URLs with 'crimeware' spreading, but war on phishing gains ground

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URLs with 'crimeware' spreading, but war on phishing gains ground

The number of phishing URLs used to spread "crimeware" among consumer PCs rose to an all-time high in May, according to a report from an industry association that works to eliminate identity theft and fraud caused by phishing and email spoofing.

The Anti-Phishing Working Group's (APWG) report said the 3,353 compromised URLs discovered in May represented a 7.4 percent increase in the number of unique phishing URLs containing what it calls crimeware over the previous high in February.

Cybercriminals use the information collected by crimeware such as keyloggers, which steal personal identifying information from compromised PCs, to gain access to the users' online email and financial accounts and to ultimately steal money.

Although only slightly higher than the previous high, May's increase in malicious URLs was nearly 95 percent more than in April.

This fluctuation "is due to the on-again-off-again trend of the phishers using multiple URLs on the same domain," said Laura Mather, Ph.D., a senior scientist with MarkMonitor and the chair of anti-phishing group's domain name systems subcommittee.

In April, she reported, 80 percent of all phishing URLs were on domains that hosted multiple phishing sites.

Despite the increase in number of malicious URLs, members of the APWG still believe consumers have won victories in the fight against phishing.

"The number of conventional spam-based phishing attacks is again relatively flat, remaining at about the mean we've experienced for a year now," said Peter Cassidy, the APWG's secretary general.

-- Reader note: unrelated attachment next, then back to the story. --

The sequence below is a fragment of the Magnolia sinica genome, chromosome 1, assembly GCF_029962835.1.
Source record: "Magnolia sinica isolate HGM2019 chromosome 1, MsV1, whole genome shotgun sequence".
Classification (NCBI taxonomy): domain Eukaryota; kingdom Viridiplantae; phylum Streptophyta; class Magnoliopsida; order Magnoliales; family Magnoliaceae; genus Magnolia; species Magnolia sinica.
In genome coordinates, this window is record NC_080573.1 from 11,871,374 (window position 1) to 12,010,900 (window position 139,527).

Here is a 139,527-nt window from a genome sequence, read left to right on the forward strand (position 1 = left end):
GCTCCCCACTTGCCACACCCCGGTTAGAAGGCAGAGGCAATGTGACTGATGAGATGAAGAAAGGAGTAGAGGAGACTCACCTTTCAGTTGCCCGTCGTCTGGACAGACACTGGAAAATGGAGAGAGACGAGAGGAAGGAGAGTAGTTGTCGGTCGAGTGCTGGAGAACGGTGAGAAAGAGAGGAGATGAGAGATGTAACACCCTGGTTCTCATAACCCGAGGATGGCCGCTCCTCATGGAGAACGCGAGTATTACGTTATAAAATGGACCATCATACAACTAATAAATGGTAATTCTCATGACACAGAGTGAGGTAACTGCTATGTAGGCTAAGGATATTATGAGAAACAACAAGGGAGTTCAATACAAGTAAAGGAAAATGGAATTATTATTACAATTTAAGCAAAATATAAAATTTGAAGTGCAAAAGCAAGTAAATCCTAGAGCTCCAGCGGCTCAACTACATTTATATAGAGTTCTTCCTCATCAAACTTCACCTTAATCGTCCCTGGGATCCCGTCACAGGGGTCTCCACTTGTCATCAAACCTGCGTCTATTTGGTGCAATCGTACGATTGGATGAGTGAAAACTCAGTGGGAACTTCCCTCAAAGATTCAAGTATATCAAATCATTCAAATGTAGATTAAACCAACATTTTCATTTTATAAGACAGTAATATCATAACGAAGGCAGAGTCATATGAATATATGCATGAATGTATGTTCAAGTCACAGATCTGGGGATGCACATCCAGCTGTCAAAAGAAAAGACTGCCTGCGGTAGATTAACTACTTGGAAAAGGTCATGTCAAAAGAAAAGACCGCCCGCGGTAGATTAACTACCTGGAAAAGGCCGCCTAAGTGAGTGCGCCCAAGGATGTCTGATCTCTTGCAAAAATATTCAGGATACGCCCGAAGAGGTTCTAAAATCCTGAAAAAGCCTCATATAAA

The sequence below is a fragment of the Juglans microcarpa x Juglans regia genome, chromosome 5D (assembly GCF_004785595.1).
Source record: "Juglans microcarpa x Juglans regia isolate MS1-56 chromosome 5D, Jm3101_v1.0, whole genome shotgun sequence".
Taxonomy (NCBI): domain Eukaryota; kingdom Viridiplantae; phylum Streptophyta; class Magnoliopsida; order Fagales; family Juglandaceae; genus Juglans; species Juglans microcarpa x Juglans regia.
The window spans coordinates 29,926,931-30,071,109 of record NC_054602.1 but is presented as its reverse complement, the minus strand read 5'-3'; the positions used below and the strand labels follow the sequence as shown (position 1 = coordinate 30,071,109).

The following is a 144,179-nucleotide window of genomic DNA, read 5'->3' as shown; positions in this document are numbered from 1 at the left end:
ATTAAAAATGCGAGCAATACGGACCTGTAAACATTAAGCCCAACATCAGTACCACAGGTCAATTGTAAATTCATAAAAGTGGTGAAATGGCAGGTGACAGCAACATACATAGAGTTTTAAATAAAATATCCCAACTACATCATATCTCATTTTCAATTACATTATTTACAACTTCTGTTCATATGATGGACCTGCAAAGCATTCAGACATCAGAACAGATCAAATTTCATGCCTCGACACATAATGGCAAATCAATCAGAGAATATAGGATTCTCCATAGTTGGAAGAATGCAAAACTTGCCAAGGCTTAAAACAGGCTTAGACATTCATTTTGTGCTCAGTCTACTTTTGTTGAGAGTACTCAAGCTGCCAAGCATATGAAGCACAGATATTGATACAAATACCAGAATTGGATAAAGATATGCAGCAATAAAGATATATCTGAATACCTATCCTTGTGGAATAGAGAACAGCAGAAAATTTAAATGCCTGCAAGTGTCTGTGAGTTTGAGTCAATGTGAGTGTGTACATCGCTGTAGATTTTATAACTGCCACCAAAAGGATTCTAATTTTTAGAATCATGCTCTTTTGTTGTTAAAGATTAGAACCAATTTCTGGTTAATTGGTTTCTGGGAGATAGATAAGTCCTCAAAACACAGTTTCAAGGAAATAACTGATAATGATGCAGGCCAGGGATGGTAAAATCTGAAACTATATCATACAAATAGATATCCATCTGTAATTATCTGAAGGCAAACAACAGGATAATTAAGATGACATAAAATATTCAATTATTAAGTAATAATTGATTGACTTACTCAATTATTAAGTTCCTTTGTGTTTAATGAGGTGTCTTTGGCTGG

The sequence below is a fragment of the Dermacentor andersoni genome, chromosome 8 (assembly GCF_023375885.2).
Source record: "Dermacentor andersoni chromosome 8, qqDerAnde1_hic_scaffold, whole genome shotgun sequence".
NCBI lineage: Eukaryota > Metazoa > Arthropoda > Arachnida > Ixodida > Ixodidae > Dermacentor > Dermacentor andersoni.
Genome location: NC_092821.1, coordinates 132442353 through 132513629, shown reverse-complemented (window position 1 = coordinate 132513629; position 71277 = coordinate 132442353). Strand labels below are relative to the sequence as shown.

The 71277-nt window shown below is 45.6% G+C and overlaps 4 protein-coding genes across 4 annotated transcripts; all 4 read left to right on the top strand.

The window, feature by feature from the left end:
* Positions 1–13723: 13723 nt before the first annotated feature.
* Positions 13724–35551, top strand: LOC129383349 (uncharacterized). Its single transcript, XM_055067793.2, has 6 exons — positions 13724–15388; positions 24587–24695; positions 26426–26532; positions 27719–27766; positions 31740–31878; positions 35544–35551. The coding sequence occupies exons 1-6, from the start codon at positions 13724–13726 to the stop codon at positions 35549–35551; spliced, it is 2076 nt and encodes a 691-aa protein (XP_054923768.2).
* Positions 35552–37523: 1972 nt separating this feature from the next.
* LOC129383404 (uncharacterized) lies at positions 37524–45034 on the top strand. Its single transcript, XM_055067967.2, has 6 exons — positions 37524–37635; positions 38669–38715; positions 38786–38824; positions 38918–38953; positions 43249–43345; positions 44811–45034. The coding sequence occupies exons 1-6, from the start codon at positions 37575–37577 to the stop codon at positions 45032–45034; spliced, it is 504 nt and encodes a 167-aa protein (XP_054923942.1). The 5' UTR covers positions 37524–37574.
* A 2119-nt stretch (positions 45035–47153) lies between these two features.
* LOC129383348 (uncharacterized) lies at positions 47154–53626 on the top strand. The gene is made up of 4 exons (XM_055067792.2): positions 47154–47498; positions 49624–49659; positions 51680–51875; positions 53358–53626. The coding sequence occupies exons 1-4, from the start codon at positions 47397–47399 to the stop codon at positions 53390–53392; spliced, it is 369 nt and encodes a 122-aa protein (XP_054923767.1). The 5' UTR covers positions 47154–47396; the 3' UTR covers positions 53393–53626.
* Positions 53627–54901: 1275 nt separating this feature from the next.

"That's good news because that window is slowly closing" according to APWG statistics, he said. "A couple of years ago the average uptime for a counterfeit phishing website was 6.5 days; now it's 3.8. This tells us these guys have to work harder on conventional phishing attacks."

It has also forced the phishers to develop new techniques, such as running multiple URLs on a single web domain, for delivering their attacks, said Mather.

That, too, "is a small victory for people who are fighting phishing," she said. "Every time they change strategy, it shows we've done something that hurts their business."

The growth in the number of malicious URLs is due to several factors, according to Dan Hubbard, vice president of security research at Websense, which, along with MarkMonitor, provided the APWG with much of the data for the report.

These include the growing sophistication of the phishers, their increased use of automated tools for collecting and distributing users' personal information, and their use of code written to exploit Microsoft's animated cursor ANI vulnerability.

The automated tools phishers have developed, as noted, "allow them to host multiple [spoofed financial insitutions] on one site," explained Hubbard. "In the past, when they compromised one server, they could host only one institution; now, they can use one compromised server for multiple institutions at once."

The downside of the anti-phishing battle? "It may be that the success of anti-phishing efforts is what has pushed [phishers] into developing and distributing crimeware," Cassidy said.

"The web is increasingly being co-opted as a vector for infecting consumers' PCs because it's now possible to broaden [phishing's] impact through automation."
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